Subsequent Ming emperors obviously had to find suitable tomb sites further and further away from the geomantic optimal site of Changling.
The Hongxi Emperor's mausoleum is named Xianling and is located in front of the western peak of the Huangshan Temple Ridge just 1-2 kilometers north-northwest of Changling. On a clear day the memorial tower of Xianling is clearly visible from the ridge at Yuling (photo above).
Construction of Xianling commenced in July 1425 and lasted 18 years. The total mausoleum spans an area of some 42,000 square meters.
Being a thrifty person the Hongxi Emperor had decreed that he only wanted a simple burial and that little resources be spent on his mausoleum.
His wishes were heard and Xianling only has the basic structures of an imperial tomb of the early 15th Century. Compared to his father's mausoleum next door Xianling is indeed quite frugal.
But what Xianling might miss in size and splendor it has in abundance in uniqueness. The mausoleum is divided into two distinct and separate sections spaced apart almost 200 meters with a hill in between!
The sacrificial area in the south contains the usual front gate and sacrificial hall. The area was originally enwalled, but there are now no remnants of the wall.
The northern, burial section contains the usual Double-pillar gate, stone vessels, Soul Tower and, of course, the Precious Mound itself. The triple-door gate in front of the burial section incidentally doubles up as a "front" gate of this section.
The unusual divided layout demonstrated respect for nature by not removing the hill that was "in the way". Moreover, the hill "in the middle" added significant postive "qi" -'essence of life'- to the mausoleum since geomancers ranked mountains the highest in terms of producing "qi".
As if that wasn't enough the natural water flow in this area was such that not one, but two natural creeks flowed by the front of the mausoleum, retaining positive qi in conformance with good geomancy. One creek passed in front of the sacrificial section and the other in front of the burial section (photo).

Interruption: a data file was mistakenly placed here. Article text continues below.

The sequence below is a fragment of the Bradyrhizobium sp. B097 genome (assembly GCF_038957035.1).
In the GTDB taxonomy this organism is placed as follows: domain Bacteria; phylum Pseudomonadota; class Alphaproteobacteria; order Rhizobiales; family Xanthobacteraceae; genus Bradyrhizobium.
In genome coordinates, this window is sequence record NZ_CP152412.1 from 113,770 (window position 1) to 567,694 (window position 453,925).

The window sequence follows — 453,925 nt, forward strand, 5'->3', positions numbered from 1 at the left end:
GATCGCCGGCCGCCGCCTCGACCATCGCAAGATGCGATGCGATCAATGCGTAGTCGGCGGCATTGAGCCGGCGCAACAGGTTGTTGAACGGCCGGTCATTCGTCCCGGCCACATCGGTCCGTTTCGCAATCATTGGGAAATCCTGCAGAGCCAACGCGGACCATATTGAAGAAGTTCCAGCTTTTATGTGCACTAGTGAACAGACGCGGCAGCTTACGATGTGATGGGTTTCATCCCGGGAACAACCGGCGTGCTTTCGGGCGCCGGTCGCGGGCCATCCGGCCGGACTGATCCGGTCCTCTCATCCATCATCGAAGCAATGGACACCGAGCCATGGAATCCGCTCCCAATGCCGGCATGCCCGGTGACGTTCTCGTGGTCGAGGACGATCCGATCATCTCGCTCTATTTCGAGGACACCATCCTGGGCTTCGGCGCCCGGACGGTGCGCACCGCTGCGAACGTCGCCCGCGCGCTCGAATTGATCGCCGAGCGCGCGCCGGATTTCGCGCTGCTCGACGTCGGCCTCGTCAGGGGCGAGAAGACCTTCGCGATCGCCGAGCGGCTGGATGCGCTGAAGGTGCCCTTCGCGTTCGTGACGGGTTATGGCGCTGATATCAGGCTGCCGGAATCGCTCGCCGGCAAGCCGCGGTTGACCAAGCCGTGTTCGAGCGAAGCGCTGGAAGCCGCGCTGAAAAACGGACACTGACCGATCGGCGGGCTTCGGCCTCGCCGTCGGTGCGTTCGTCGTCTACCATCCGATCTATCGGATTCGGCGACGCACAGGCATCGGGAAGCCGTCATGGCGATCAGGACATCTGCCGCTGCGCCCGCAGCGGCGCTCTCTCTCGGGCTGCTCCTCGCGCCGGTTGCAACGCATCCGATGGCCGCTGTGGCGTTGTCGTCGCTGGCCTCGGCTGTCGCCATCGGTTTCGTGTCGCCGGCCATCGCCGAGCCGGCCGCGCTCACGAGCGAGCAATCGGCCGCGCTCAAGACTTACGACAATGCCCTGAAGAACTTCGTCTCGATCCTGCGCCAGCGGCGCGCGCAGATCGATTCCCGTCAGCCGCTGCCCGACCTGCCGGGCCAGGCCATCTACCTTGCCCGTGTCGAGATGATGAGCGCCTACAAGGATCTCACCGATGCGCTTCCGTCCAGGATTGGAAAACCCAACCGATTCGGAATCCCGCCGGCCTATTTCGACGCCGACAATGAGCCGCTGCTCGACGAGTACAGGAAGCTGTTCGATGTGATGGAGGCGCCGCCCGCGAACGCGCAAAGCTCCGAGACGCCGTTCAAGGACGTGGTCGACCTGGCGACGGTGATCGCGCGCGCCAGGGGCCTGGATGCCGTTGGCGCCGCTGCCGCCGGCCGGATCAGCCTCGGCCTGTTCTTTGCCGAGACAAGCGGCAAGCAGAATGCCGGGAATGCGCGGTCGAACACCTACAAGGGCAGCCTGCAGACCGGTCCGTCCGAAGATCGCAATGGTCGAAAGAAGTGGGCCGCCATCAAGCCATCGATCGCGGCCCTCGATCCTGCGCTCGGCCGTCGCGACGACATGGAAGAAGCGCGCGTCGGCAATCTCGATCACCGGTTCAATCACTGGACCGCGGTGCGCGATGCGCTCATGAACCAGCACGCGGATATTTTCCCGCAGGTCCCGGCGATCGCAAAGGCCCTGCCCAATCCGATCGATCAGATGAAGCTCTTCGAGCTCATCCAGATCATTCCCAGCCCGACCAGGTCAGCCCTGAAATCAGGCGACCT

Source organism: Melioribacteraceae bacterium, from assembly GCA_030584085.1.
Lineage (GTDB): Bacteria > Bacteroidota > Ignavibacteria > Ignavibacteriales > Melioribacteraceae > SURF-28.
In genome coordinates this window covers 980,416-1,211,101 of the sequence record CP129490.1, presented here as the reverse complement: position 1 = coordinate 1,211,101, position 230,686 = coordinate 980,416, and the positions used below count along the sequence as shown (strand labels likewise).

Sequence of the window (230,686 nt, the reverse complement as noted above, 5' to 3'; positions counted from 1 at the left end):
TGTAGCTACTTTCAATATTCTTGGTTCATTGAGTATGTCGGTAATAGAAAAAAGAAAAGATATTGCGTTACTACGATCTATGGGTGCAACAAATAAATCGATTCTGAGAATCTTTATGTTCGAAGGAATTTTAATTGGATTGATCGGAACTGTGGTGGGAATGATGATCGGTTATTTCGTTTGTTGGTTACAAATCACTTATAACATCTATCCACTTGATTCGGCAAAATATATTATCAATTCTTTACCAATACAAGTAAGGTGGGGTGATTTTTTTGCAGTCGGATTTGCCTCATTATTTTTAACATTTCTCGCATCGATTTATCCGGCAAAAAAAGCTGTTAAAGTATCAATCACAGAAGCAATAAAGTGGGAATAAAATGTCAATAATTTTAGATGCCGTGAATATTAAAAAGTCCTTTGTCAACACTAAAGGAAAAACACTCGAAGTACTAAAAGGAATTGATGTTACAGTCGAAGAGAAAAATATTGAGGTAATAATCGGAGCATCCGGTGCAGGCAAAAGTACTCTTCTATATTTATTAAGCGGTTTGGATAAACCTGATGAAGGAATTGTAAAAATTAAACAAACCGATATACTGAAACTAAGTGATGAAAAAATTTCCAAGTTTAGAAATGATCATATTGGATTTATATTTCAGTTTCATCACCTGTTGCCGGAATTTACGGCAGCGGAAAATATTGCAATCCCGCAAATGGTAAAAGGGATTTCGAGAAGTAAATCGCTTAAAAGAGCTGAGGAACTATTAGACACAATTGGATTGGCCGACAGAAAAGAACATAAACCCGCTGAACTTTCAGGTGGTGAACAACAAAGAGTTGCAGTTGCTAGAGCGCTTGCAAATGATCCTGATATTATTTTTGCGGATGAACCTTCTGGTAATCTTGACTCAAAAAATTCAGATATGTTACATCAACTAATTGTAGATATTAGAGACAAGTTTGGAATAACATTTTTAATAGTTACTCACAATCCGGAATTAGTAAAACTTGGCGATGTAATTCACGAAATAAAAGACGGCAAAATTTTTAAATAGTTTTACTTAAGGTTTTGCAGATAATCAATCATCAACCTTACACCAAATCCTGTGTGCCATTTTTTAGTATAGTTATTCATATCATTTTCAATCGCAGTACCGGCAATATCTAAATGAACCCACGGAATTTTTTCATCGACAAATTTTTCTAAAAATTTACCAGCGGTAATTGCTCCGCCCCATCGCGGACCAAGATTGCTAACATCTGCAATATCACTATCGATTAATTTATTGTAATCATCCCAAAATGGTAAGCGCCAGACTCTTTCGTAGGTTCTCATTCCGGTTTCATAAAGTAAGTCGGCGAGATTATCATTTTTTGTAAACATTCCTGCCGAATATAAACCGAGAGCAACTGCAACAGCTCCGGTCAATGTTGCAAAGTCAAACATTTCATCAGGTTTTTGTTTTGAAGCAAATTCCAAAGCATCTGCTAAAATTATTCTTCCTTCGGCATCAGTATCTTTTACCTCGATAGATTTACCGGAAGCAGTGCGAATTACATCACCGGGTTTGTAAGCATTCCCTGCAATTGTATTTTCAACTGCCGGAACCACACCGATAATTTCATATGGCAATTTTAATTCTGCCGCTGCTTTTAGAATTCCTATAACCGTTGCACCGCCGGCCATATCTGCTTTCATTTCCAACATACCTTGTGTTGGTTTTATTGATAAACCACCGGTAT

Pushing "fast forward" till today, the layout and the fact that the southern section lies unrestored offer an unparalleled opportunity to explore the ruins of an imperial Ming tomb. In fact, it's the only unrestored ceremonial section of a Ming emperor tomb that you can explore unhindered. By the way, when you do please respect the cultural relics when walking around this area.
2016: The front section of the mausoleum has now been fenced off to the public.
Start your exploration by parking your vehicle at the small rest stop (the Britons would call that a "layby") marked (P) on the map right. Cross the road and walk further on along the road side until the sharp bend right. On your left is the beginning of a small footpath -marked "path" on the map.
You are now at the start of your personal archaological excursion into the Ming dynastic mausoleum layout.
Less than 60 meter down the path you arrive at the memorial stele, which is easy to spot from a distance. The stele carries no inscription in line with other Ming mausoleums.
Interestingly, only the tortoise stele of the entire tomb is perfectly oriented on a north-south axis.
It is in reasonable condition although the original square building sheltering it has long since collapsed. Only a low remnant of the base wall still stands.
A little further straight ahead (don't take the path that branches off to the right) you will cross an old bridge erected back when Xianling was constructed in the late 1420's. This bridge is marked (B1) on my map.